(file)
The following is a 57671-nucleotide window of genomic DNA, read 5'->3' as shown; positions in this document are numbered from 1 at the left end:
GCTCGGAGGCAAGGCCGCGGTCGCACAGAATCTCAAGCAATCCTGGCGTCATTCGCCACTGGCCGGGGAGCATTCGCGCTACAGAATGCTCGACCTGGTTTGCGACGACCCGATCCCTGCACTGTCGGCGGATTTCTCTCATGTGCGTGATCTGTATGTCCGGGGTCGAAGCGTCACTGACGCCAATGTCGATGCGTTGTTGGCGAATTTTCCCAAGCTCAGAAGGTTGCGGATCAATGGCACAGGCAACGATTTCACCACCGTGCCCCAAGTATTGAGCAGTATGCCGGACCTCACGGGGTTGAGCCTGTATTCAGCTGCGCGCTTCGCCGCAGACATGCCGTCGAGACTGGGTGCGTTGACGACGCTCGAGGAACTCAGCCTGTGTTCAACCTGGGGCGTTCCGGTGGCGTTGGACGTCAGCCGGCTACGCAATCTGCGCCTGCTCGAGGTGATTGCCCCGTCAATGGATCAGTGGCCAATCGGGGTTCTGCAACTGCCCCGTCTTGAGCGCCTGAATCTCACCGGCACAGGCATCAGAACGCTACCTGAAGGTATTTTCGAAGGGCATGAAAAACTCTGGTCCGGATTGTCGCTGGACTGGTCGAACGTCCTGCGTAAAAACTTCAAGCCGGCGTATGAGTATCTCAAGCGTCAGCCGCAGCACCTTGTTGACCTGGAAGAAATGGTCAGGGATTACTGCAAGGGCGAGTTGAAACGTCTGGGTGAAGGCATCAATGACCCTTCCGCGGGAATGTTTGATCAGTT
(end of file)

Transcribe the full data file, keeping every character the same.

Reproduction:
The following is a 57671-nucleotide window of genomic DNA, read 5'->3' as shown; positions in this document are numbered from 1 at the left end:
GCTCGGAGGCAAGGCCGCGGTCGCACAGAATCTCAAGCAATCCTGGCGTCATTCGCCACTGGCCGGGGAGCATTCGCGCTACAGAATGCTCGACCTGGTTTGCGACGACCCGATCCCTGCACTGTCGGCGGATTTCTCTCATGTGCGTGATCTGTATGTCCGGGGTCGAAGCGTCACTGACGCCAATGTCGATGCGTTGTTGGCGAATTTTCCCAAGCTCAGAAGGTTGCGGATCAATGGCACAGGCAACGATTTCACCACCGTGCCCCAAGTATTGAGCAGTATGCCGGACCTCACGGGGTTGAGCCTGTATTCAGCTGCGCGCTTCGCCGCAGACATGCCGTCGAGACTGGGTGCGTTGACGACGCTCGAGGAACTCAGCCTGTGTTCAACCTGGGGCGTTCCGGTGGCGTTGGACGTCAGCCGGCTACGCAATCTGCGCCTGCTCGAGGTGATTGCCCCGTCAATGGATCAGTGGCCAATCGGGGTTCTGCAACTGCCCCGTCTTGAGCGCCTGAATCTCACCGGCACAGGCATCAGAACGCTACCTGAAGGTATTTTCGAAGGGCATGAAAAACTCTGGTCCGGATTGTCGCTGGACTGGTCGAACGTCCTGCGTAAAAACTTCAAGCCGGCGTATGAGTATCTCAAGCGTCAGCCGCAGCACCTTGTTGACCTGGAAGAAATGGTCAGGGATTACTGCAAGGGCGAGTTGAAACGTCTGGGTGAAGGCATCAATGACCCTTCCGCGGGAATGTTTGATCAGTT